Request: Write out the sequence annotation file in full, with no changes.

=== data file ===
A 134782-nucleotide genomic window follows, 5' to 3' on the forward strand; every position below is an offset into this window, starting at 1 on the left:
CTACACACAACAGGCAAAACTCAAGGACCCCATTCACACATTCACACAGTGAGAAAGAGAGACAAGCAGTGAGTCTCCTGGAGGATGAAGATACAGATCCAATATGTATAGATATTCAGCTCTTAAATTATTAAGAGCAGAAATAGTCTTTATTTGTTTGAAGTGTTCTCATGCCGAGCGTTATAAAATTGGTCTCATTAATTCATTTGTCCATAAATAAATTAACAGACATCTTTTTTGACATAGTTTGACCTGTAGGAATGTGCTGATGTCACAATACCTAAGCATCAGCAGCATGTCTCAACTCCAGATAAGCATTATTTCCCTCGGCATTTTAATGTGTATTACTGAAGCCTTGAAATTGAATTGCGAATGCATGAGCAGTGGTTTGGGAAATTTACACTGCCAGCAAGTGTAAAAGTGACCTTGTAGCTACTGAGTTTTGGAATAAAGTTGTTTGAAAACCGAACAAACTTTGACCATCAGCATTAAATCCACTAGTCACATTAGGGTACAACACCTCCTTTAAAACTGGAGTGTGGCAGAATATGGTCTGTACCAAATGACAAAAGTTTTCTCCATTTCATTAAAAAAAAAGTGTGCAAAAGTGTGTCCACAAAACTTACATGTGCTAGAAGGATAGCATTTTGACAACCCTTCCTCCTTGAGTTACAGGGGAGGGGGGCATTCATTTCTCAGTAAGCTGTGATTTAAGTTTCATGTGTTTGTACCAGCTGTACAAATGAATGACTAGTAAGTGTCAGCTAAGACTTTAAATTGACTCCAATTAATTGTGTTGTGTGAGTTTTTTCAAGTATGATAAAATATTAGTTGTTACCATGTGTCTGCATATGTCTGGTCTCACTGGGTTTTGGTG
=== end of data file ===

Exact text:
A 134782-nucleotide genomic window follows, 5' to 3' on the forward strand; every position below is an offset into this window, starting at 1 on the left:
CTACACACAACAGGCAAAACTCAAGGACCCCATTCACACATTCACACAGTGAGAAAGAGAGACAAGCAGTGAGTCTCCTGGAGGATGAAGATACAGATCCAATATGTATAGATATTCAGCTCTTAAATTATTAAGAGCAGAAATAGTCTTTATTTGTTTGAAGTGTTCTCATGCCGAGCGTTATAAAATTGGTCTCATTAATTCATTTGTCCATAAATAAATTAACAGACATCTTTTTTGACATAGTTTGACCTGTAGGAATGTGCTGATGTCACAATACCTAAGCATCAGCAGCATGTCTCAACTCCAGATAAGCATTATTTCCCTCGGCATTTTAATGTGTATTACTGAAGCCTTGAAATTGAATTGCGAATGCATGAGCAGTGGTTTGGGAAATTTACACTGCCAGCAAGTGTAAAAGTGACCTTGTAGCTACTGAGTTTTGGAATAAAGTTGTTTGAAAACCGAACAAACTTTGACCATCAGCATTAAATCCACTAGTCACATTAGGGTACAACACCTCCTTTAAAACTGGAGTGTGGCAGAATATGGTCTGTACCAAATGACAAAAGTTTTCTCCATTTCATTAAAAAAAAAGTGTGCAAAAGTGTGTCCACAAAACTTACATGTGCTAGAAGGATAGCATTTTGACAACCCTTCCTCCTTGAGTTACAGGGGAGGGGGGCATTCATTTCTCAGTAAGCTGTGATTTAAGTTTCATGTGTTTGTACCAGCTGTACAAATGAATGACTAGTAAGTGTCAGCTAAGACTTTAAATTGACTCCAATTAATTGTGTTGTGTGAGTTTTTTCAAGTATGATAAAATATTAGTTGTTACCATGTGTCTGCATATGTCTGGTCTCACTGGGTTTTGGTG